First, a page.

Comfortably Numb

Sheila Kumar's Storehouse

Book review: Return of the Brahmin by Ravi Shankar Etteth

Excitement redux The Brahmin, that enigmatic Machiavellian warrior-strategist, is back, and engages the reader as intensely as he did when Ravi Shankar Etteth first introduced us to the character in 2018. For the necessary recap aimed at those who have yet to read the first book, the Brahmin is spymaster to Ashoka,  ruler of Pataliputra, eventual…

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Book review: It`s a Wonderful Life by Ruskin Bond

IT`S A WONDERFUL LIFE: Roads to Happiness by Ruskin Bond, Aleph Books. So, before the cynics (and yes, there are a few about) go into a spasm of eye-rolls at this latest offering from the Ruskin Bond factory, I need to say this: so, yes, not all the short pieces featured in this book are…

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Book review: Ikigai by Hector Garcia and Francesc Miralles

My Wednesday review of this week is going to be a most enthusiastic one. Just finished reading IKIGAI, The Japanese Secret to a Long and Happy Life  by  Hector Garcia and Francesc Miralles (Penguin UK Books), and I totally recommend everyone has a go at this. It`s a neat but not dumbed down  simplification of…

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Book review: Writing the City, edited by Stuti Khanna

Depicted as experienced  This slim volume contains literary essays that artfully entwine the perfectly compatible strands of travel and personal memoir to good effect. A list of known names write about the cities they have situated their works in, the cities of their imagination versus the reality, the cities that strike a creative chord in…

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Book review: Noise by Daniel Kahneman, Olivier Sibony, Cass R. Sunstein

NOISE, A Flaw in Human Judgment by Daniel Kahneman/Olivier Sibony/Cass R. Sunstein, HarperCollins Publishers. This is a very interesting study of bad judgement, which places its basic root cause, noise, under the microscope and examines it for its components, sources, influence. And then tells us how to dial down the noise for maximum positive impact…

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Book review: Shadow City, A Woman Walks Kabul by Taran Khan

Shadow City, A Woman Walks Kabul by Taran N. Khan. Penguin Books. Taran Khan`s logic is beautiful in its simplicity: her way of getting to know a city is to walk the city. In this case, the chosen city is Kabul (not the best place to be walking about, you`d imagine) which she says  `shimmered…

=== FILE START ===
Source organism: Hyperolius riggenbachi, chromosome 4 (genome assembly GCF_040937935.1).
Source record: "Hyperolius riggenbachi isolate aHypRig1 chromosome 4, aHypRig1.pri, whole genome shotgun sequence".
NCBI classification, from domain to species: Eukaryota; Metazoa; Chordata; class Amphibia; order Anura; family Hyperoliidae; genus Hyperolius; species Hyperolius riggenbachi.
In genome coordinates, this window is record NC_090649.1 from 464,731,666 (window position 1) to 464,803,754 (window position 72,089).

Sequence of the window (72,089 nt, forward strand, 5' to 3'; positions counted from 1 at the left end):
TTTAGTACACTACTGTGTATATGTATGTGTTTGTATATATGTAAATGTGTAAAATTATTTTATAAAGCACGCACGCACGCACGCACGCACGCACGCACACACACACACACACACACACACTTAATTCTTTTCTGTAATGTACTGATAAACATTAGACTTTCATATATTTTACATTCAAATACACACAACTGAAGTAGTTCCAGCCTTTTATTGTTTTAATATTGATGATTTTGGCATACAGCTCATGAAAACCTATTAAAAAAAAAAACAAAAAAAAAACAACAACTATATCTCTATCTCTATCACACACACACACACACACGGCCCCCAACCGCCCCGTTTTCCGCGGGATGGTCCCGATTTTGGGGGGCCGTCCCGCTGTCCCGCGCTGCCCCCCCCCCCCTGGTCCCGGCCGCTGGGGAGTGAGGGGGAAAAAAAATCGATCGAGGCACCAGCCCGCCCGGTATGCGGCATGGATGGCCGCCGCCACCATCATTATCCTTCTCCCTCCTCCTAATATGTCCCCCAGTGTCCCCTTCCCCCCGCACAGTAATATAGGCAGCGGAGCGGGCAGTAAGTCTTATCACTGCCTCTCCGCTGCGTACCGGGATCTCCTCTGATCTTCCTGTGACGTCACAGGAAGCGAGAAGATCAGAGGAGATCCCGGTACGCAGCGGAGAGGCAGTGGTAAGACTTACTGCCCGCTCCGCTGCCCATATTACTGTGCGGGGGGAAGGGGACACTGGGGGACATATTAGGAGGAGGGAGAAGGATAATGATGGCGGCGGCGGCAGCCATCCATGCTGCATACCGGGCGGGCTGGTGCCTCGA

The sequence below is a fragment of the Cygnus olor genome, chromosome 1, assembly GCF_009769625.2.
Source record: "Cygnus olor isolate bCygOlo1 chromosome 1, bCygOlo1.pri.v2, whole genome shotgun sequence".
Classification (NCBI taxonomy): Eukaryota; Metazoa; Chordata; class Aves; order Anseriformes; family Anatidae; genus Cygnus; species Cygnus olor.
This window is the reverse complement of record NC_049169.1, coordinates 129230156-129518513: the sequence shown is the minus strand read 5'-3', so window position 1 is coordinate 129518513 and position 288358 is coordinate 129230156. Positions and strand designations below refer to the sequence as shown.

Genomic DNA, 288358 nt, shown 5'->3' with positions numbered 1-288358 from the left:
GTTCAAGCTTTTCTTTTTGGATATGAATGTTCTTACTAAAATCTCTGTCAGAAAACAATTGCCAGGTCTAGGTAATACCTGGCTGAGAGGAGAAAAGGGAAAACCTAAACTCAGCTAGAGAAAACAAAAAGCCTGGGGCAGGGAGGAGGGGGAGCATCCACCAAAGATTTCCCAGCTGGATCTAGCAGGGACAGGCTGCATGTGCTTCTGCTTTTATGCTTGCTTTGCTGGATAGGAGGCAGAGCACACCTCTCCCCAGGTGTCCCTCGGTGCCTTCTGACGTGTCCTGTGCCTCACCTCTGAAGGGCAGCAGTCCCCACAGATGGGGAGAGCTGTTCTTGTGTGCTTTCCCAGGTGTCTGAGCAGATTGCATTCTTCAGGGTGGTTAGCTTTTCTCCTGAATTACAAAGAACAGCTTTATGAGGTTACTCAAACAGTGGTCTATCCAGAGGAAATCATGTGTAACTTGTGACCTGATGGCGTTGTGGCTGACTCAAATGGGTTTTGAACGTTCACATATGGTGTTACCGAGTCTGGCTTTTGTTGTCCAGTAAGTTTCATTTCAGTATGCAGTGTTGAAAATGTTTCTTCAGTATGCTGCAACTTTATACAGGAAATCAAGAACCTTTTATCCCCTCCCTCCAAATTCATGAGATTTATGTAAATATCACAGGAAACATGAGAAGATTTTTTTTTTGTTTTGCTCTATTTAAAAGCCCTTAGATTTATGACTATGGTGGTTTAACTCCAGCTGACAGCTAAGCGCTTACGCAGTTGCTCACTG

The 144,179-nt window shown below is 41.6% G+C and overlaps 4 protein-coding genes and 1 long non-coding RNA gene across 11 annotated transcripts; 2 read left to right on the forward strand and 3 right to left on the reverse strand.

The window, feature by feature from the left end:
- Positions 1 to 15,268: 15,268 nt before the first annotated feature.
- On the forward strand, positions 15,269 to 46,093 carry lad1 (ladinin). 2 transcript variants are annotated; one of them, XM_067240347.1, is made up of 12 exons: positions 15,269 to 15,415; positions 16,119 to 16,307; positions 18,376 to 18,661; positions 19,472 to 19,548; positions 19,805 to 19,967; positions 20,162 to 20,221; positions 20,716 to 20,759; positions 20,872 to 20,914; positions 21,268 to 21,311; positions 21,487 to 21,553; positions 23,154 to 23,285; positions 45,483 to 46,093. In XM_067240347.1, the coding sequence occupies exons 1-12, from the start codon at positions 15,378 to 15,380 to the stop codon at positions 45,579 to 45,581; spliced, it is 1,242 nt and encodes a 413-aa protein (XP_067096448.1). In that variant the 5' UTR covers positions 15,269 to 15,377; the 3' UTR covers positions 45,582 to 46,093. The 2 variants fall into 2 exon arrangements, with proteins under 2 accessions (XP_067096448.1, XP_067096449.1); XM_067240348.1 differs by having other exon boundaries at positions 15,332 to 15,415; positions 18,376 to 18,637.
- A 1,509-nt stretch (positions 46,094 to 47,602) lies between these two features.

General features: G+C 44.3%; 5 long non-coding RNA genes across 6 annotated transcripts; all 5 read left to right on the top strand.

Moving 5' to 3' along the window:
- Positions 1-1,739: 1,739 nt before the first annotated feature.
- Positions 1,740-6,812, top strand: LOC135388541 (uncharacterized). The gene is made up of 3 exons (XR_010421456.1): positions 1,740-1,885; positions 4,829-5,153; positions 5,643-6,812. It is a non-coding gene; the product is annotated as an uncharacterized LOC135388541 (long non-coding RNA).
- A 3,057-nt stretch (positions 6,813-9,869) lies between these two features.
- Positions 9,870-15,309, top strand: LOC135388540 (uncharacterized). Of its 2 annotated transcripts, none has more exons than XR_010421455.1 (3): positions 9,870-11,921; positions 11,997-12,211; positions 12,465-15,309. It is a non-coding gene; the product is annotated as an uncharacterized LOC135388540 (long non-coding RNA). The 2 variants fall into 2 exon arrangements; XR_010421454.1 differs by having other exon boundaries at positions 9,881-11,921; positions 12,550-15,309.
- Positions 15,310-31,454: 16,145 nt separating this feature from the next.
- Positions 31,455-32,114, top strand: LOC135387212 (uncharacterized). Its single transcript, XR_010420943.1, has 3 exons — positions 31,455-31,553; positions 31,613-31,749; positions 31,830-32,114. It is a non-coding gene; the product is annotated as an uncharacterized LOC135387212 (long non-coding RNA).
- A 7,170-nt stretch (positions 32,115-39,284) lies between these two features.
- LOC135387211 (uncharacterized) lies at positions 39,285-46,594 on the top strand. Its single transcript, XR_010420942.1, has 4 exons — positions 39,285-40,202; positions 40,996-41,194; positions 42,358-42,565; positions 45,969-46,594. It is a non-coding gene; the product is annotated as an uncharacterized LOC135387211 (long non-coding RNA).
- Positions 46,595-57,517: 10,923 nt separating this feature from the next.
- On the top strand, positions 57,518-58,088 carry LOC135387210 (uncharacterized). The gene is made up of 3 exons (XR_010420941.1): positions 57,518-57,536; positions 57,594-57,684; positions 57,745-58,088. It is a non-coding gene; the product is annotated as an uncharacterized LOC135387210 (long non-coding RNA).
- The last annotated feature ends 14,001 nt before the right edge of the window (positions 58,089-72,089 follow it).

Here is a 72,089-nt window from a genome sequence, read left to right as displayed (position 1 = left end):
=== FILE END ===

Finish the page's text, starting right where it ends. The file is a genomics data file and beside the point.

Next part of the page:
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Book review: The White Umbrella By Brian Sewell

Travels with a donkey Some books are a delight to read and Brian Sewell’s novella The White Umbrella:  The Englishman and the Donkey of Peshawar  falls fair and square in this category. A  quaint and charming  yarn, it`s a good read in these trying times. The late Sewell, famous art critic/ columnist/ author/ media personality,…

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Book review: The Private World of Georgette Heyer

THE PRIVATE WORLD OF GEORGETTE HEYER by Jane Aiken Hodge (Pan Books). Big, big fan. So I read anything and everything on this wonderful writer. Hodge chronicles Heyer`s writing `Black Moth` when she was just nineteen for her young brother who had taken ill; her ability to average two books a year for years, books…

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Book review: Hamnet by Maggie O`Farrell

HAMNET by Maggie O`Farrell. Hachette UK Books. 2020 release. Hamnet, winner of the 2020 Women`s Prize for Fiction,  is a lyrical eulogy in prose, dealing with the death of the eponymous character, the only son of a man from Stratford who was in the glove business, then went to London and turned (celebrated) playwright. He…

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Book review: Which Of Us Are Aryans, essays by Romila Thapar, Michael Witzel, Jaya Menon, Kai Frieze, Razib Khan

My Wednesday review (because life must follow some kind of routine even in these terrible times):   WHICH OF US ARE ARYANS? Rethinking the Concept of our Origins. Romila Thapar, Michael Witzel, Jaya Menon, Kai Frieze, Razib Khan. Aleph Books.   This book ventures into that thorny thicket of (our) Aryan identity which, as one…

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